July 23, 2024

Oregon expands free health insurance for low-income Oregonians – regardless of immigration status

Photo from the Oregon Health Plan's "Healthier Oregon: Better Care for More People" report published in January 2023.
July 8, 2023

The move coincides with debates in other states this year on expanding Medicaid coverage to undocumented immigrants

By Lynne Terry, Oregon Capital Chronicle

Oregon has expanded free health insurance that mirrors Medicaid to all residents who qualify, regardless of their immigration status. 

The move took effect July 1. It marks an expansion of a Medicaid-type program for immigrants last year for residents who don’t qualify for the Oregon Health Plan because of their immigration status. The program, Healthier Oregon, covered those 19-24 and 55 and older who met low-income and other qualifications and was funded by a $100 million allocation by the Legislature in 2021.

The expansion this month to all immigrants who qualify follows a two-year allocation of $460 million for the program in the recently ended legislative session. The Oregon Health Authority said that 40,000 immigrants who had received state-funded emergency health coverage were switched to the program on July 1. 

An authority spokeswoman, Amy Bacher, said the agency estimates that 55,000 people will be covered through the program.

“When it comes to health, we’re all connected,” Dave Baden, interim director of Oregon Health Authority, said in a statement. “Expanded health coverage through the full implementation of Healthier Oregon will keep more people and families healthy, which will reduce health costs and risks for every community.”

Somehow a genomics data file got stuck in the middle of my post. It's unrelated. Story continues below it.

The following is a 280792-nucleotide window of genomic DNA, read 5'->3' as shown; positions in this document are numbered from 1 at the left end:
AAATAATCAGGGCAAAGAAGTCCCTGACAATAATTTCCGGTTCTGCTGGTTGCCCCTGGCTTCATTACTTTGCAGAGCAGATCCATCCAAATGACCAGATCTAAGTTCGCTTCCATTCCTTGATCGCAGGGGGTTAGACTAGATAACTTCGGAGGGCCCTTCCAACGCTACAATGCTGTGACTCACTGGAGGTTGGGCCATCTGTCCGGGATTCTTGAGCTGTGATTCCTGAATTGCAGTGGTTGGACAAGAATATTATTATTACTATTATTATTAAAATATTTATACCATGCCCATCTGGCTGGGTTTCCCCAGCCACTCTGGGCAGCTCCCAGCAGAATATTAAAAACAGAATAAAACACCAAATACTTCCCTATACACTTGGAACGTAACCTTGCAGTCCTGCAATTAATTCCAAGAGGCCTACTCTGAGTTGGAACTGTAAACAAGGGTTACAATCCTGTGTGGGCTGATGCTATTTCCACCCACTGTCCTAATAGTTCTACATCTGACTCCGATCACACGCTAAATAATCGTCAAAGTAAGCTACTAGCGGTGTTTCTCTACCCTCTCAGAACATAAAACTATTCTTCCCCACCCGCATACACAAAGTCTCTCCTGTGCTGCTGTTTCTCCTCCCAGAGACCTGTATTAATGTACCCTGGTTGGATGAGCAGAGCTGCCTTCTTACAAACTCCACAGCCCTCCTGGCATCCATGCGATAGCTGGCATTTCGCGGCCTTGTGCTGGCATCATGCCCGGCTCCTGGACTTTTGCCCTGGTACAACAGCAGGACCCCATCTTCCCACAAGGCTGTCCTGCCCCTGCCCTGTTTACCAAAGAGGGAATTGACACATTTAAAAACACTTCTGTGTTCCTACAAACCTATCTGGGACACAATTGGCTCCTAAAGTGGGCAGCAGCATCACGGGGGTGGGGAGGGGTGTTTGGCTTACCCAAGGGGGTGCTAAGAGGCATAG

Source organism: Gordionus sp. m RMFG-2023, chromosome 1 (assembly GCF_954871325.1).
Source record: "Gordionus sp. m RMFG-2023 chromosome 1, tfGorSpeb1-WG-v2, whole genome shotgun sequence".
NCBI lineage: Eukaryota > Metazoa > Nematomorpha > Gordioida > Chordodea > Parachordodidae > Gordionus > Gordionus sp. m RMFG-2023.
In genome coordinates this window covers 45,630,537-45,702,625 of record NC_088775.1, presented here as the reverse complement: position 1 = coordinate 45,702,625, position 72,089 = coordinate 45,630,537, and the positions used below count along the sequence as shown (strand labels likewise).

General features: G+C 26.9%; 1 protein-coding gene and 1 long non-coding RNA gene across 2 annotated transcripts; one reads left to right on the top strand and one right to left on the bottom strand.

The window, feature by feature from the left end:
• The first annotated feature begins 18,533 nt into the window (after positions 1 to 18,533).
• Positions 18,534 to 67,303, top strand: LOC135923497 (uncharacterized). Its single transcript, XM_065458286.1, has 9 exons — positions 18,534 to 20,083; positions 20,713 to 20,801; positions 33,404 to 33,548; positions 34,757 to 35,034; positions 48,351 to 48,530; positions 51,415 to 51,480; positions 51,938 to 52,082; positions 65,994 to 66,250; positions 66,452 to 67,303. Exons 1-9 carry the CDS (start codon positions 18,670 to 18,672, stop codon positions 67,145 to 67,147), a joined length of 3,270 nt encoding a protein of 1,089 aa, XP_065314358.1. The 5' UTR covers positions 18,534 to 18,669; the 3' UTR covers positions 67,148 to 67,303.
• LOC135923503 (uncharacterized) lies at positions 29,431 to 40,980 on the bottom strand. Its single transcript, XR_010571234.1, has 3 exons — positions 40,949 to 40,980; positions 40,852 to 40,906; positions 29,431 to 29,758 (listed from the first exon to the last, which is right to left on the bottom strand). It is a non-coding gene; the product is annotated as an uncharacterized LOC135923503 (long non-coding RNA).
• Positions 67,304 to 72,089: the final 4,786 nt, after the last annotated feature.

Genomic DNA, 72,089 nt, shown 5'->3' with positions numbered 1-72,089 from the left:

Baden said the expansion sets a new standard for other states. It comes amid a debate this spring in some states, including Connecticut, Minnesota and Nevada, about expanding Medicaid to undocumented immigrants, Politico reported. Similar efforts in New York and Maryland failed, however, with Democrats balking about the price tag.

Medicaid is funded largely through the federal government, which pays about two-thirds, with the rest provided by the state. Healthier Oregon receives some federal funding for emergency and pregnancy-related services but the state pays for most of the benefits.

“We don’t get any help from the federal government because the folks who are on it don’t have papers,” Rep. Rob Nosse, D-Portland, told the Capital Chronicle. 

Nosse was among the Democrats in the Legislature who backed the expansion of Healthier Oregon. It’s part of the state’s goal to ensure all Oregonians have health care coverage. 

During the pandemic, nearly 1.5 million Oregonians, or one in three residents, were on Medicaid, which offers free dental, mental and physical health care. That expansion ended in April. The state is now going through a redetermination process and informing those who no longer qualify that they will lose coverage in 60 days.

State officials have informed about 25,000 people they will lose coverage, according to a statement released by the Oregon Health Authority and the Department of Human Services on June 20. It estimated in that release that seven in 10 people will retain their benefits under the Oregon Health Plan, the state’s version of Medicaid.

To qualify for the program, most residents can earn up to 138% of the federal poverty level, or about $20,000 a year for an individual or about $41,500 for a family of four. Oregon also has opened up benefits to those earning up to 200% of the federal poverty level to reduce the so-called churn population who fall off and on Medicaid, depending on their income. That means that individuals earning up to about $29,000 a year or a family of four earning up to $60,000 a year will receive the free coverage. The state estimated that would add about 25,000 more people to the Medicaid program.

Lynne Terry has more than 30 years of journalism experience, including a recent stint as editor of The Lund Report, a highly regarded health news site. She reported on health and food safety in her 18 years at The Oregonian, was a senior producer at Oregon Public Broadcasting and Paris correspondent for National Public Radio for nine years.

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